NIST and North American Electric Reliability Corporation (NERC) personnel collaborated on cybersecurity for the North American bulk power system. Together they mapped NIST’s Cybersecurity Framework, Version 1.1 to NERC's Critical Infrastructure Protection Reliability Standards, and developed a tool to examine the relationships between the cybersecurity best practices described in the NIST Framework with the cybersecurity requirements detailed in the NERC standards. The spreadsheet mapping tool is available on NERC’s "One-Stop Shop" webpage for its Compliance, Monitoring & Enforcement Program.

Standards Developed for Distributed Energy Resources on the Grid

The IEEE established the 1547-2018 standard for distributed energy resources to properly operate on the grid. To verify conformance with the standard, NIST personnel helped develop a testing methodology now in IEEE 1547a-2020. They also helped define the functionality needed for these resources to operate on the grid in abnormal and normal conditions, now published in IEEE 1547a-2020.

A Smart Grid Interoperability Guide for Regulators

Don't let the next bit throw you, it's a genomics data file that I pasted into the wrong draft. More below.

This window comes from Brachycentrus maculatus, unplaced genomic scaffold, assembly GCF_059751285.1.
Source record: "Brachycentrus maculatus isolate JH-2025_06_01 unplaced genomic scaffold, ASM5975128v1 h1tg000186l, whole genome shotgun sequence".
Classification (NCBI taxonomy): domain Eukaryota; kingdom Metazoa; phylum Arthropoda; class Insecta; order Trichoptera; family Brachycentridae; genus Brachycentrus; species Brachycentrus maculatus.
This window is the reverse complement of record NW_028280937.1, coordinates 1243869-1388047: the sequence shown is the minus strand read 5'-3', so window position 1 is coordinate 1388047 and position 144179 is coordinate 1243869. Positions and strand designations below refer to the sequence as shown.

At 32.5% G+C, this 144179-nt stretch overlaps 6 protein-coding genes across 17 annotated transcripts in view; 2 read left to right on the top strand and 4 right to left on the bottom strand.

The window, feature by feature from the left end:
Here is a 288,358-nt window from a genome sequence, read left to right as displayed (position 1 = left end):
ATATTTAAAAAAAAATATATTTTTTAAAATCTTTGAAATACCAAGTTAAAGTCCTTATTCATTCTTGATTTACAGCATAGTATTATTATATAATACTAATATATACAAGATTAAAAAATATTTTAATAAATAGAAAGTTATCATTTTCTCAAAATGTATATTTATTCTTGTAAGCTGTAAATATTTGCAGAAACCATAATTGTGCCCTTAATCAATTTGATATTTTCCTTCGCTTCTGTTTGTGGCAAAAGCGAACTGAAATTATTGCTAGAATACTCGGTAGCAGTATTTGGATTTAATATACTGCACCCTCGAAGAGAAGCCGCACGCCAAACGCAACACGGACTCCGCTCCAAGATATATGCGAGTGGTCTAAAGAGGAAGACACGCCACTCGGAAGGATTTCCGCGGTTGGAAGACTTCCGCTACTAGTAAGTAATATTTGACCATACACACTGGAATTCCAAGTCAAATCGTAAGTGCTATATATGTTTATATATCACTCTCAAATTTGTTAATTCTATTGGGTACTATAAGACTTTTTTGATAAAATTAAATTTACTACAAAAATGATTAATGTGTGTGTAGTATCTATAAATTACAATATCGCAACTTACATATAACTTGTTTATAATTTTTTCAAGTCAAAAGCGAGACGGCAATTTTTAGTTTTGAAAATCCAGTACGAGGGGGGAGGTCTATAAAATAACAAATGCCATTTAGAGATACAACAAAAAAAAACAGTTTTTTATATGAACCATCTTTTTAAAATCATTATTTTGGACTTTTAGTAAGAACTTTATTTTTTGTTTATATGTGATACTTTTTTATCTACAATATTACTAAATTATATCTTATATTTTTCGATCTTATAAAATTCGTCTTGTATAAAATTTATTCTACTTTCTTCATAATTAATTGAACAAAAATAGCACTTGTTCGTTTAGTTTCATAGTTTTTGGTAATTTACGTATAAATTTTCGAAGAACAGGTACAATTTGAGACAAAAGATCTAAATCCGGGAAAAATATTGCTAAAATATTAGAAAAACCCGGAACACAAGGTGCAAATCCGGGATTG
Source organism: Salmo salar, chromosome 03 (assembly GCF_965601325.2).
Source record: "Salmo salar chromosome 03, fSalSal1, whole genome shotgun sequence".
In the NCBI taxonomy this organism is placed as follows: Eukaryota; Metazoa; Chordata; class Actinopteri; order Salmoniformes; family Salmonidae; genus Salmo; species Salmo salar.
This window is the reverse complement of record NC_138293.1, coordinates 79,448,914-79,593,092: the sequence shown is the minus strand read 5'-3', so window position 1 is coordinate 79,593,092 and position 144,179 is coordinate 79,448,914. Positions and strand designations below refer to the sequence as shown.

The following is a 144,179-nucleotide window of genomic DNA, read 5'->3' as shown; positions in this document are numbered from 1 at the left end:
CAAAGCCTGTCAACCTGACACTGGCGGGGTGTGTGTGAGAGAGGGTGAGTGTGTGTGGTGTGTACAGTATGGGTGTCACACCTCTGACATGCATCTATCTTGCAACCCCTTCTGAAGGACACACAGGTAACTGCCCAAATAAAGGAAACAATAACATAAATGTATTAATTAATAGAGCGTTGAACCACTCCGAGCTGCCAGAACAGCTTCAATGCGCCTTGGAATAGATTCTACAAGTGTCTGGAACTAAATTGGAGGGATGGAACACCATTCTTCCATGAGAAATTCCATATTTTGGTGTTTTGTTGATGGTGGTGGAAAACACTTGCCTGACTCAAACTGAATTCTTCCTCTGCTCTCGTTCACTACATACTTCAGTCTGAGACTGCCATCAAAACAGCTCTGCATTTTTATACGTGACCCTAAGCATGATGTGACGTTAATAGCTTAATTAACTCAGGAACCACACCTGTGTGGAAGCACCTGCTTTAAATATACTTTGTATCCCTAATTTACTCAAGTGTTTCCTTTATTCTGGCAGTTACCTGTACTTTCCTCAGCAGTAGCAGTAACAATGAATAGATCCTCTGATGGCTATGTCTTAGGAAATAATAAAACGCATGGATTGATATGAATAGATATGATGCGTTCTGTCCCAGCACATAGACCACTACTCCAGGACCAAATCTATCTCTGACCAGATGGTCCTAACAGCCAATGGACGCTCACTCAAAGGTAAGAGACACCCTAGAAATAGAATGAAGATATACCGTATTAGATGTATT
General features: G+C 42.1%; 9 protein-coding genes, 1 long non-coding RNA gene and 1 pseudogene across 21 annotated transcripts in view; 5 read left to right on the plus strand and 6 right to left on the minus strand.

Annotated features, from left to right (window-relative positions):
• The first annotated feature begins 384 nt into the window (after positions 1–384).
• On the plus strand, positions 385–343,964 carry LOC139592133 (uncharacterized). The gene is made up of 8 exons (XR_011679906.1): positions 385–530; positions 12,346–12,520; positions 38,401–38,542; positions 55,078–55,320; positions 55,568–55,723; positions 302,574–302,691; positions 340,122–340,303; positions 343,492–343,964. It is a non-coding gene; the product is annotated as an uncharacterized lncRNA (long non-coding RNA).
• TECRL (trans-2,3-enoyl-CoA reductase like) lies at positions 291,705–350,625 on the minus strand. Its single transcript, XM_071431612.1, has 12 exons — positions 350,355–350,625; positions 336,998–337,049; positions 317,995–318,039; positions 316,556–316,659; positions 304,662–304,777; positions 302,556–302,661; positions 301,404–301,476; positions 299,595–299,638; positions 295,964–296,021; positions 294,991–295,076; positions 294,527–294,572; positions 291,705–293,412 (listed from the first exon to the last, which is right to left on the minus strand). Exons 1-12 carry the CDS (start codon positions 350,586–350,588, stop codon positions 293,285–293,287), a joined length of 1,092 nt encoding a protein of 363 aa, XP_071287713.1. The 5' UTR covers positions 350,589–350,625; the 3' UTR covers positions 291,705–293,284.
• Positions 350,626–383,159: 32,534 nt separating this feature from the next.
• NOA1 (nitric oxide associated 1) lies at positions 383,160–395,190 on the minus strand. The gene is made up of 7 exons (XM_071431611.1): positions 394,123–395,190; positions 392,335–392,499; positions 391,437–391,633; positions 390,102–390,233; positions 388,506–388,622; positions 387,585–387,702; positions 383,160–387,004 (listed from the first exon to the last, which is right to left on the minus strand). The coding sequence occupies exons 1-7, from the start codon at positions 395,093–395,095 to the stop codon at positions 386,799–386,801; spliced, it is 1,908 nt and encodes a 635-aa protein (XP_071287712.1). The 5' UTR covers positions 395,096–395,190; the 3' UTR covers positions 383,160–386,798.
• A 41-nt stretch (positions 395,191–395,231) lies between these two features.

The National Association of Regulatory Utility Commissioners published the Smart Grid Interoperability: Prompts for State Regulators to Engage Utilities. The prompts help regulators investigate interoperability issues when reviewing utility proposals. NARUC's online Interoperability Learning Modules also support this investigation. NIST assisted NARUC in developing the prompts and modules.

Economic Benefits of Smart Grid Interoperability Detailed in NIST Pub

The smart grid's many potential benefits, from local to global levels, depend on interoperability, as described in the NIST Special Publication 1900-604 Economics of Interoperability in the Context of Smart Grid Architectures. The report also explains that the more barriers that exist to grid interoperability, the greater will be the grid's transaction costs, and it identifies a need to translate interoperability definitions into product development.